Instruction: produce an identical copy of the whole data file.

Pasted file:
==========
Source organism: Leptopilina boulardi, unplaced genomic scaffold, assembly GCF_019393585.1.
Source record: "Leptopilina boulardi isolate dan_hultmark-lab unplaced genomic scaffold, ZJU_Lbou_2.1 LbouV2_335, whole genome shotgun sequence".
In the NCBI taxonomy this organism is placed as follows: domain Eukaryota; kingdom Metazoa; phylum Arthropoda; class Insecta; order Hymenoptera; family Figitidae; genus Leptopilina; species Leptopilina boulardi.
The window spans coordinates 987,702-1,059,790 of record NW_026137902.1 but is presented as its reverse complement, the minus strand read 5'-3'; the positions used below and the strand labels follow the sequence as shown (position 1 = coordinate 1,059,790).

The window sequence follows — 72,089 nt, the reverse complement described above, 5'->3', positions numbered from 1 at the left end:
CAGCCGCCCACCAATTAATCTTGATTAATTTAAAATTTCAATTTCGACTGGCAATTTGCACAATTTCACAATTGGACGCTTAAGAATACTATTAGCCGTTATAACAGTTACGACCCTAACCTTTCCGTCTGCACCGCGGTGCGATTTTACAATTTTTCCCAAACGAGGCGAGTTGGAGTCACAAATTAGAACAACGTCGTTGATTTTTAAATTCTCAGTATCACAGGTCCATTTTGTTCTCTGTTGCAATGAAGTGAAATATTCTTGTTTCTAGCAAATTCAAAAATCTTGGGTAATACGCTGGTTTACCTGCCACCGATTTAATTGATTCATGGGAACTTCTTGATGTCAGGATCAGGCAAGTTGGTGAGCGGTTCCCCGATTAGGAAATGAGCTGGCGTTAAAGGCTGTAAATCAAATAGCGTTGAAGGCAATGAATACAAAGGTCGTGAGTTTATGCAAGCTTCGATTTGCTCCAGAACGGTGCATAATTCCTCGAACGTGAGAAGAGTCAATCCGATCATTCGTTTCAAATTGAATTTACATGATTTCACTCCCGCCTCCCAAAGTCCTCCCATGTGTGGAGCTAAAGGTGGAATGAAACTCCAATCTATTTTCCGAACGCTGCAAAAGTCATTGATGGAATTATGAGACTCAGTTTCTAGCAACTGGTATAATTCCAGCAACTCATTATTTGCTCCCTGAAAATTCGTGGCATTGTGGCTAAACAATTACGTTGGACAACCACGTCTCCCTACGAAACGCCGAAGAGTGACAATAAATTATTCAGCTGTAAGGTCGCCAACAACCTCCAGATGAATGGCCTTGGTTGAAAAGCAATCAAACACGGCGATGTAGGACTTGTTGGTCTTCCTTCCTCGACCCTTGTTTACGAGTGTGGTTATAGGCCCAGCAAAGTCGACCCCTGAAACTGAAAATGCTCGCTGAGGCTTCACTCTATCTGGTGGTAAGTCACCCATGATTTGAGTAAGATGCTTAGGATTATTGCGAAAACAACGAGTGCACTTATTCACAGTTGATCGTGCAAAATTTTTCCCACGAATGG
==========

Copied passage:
Source organism: Leptopilina boulardi, unplaced genomic scaffold, assembly GCF_019393585.1.
Source record: "Leptopilina boulardi isolate dan_hultmark-lab unplaced genomic scaffold, ZJU_Lbou_2.1 LbouV2_335, whole genome shotgun sequence".
In the NCBI taxonomy this organism is placed as follows: domain Eukaryota; kingdom Metazoa; phylum Arthropoda; class Insecta; order Hymenoptera; family Figitidae; genus Leptopilina; species Leptopilina boulardi.
The window spans coordinates 987,702-1,059,790 of record NW_026137902.1 but is presented as its reverse complement, the minus strand read 5'-3'; the positions used below and the strand labels follow the sequence as shown (position 1 = coordinate 1,059,790).

The window sequence follows — 72,089 nt, the reverse complement described above, 5'->3', positions numbered from 1 at the left end:
CAGCCGCCCACCAATTAATCTTGATTAATTTAAAATTTCAATTTCGACTGGCAATTTGCACAATTTCACAATTGGACGCTTAAGAATACTATTAGCCGTTATAACAGTTACGACCCTAACCTTTCCGTCTGCACCGCGGTGCGATTTTACAATTTTTCCCAAACGAGGCGAGTTGGAGTCACAAATTAGAACAACGTCGTTGATTTTTAAATTCTCAGTATCACAGGTCCATTTTGTTCTCTGTTGCAATGAAGTGAAATATTCTTGTTTCTAGCAAATTCAAAAATCTTGGGTAATACGCTGGTTTACCTGCCACCGATTTAATTGATTCATGGGAACTTCTTGATGTCAGGATCAGGCAAGTTGGTGAGCGGTTCCCCGATTAGGAAATGAGCTGGCGTTAAAGGCTGTAAATCAAATAGCGTTGAAGGCAATGAATACAAAGGTCGTGAGTTTATGCAAGCTTCGATTTGCTCCAGAACGGTGCATAATTCCTCGAACGTGAGAAGAGTCAATCCGATCATTCGTTTCAAATTGAATTTACATGATTTCACTCCCGCCTCCCAAAGTCCTCCCATGTGTGGAGCTAAAGGTGGAATGAAACTCCAATCTATTTTCCGAACGCTGCAAAAGTCATTGATGGAATTATGAGACTCAGTTTCTAGCAACTGGTATAATTCCAGCAACTCATTATTTGCTCCCTGAAAATTCGTGGCATTGTGGCTAAACAATTACGTTGGACAACCACGTCTCCCTACGAAACGCCGAAGAGTGACAATAAATTATTCAGCTGTAAGGTCGCCAACAACCTCCAGATGAATGGCCTTGGTTGAAAAGCAATCAAACACGGCGATGTAGGACTTGTTGGTCTTCCTTCCTCGACCCTTGTTTACGAGTGTGGTTATAGGCCCAGCAAAGTCGACCCCTGAAACTGAAAATGCTCGCTGAGGCTTCACTCTATCTGGTGGTAAGTCACCCATGATTTGAGTAAGATGCTTAGGATTATTGCGAAAACAACGAGTGCACTTATTCACAGTTGATCGTGCAAAATTTTTCCCACGAATGG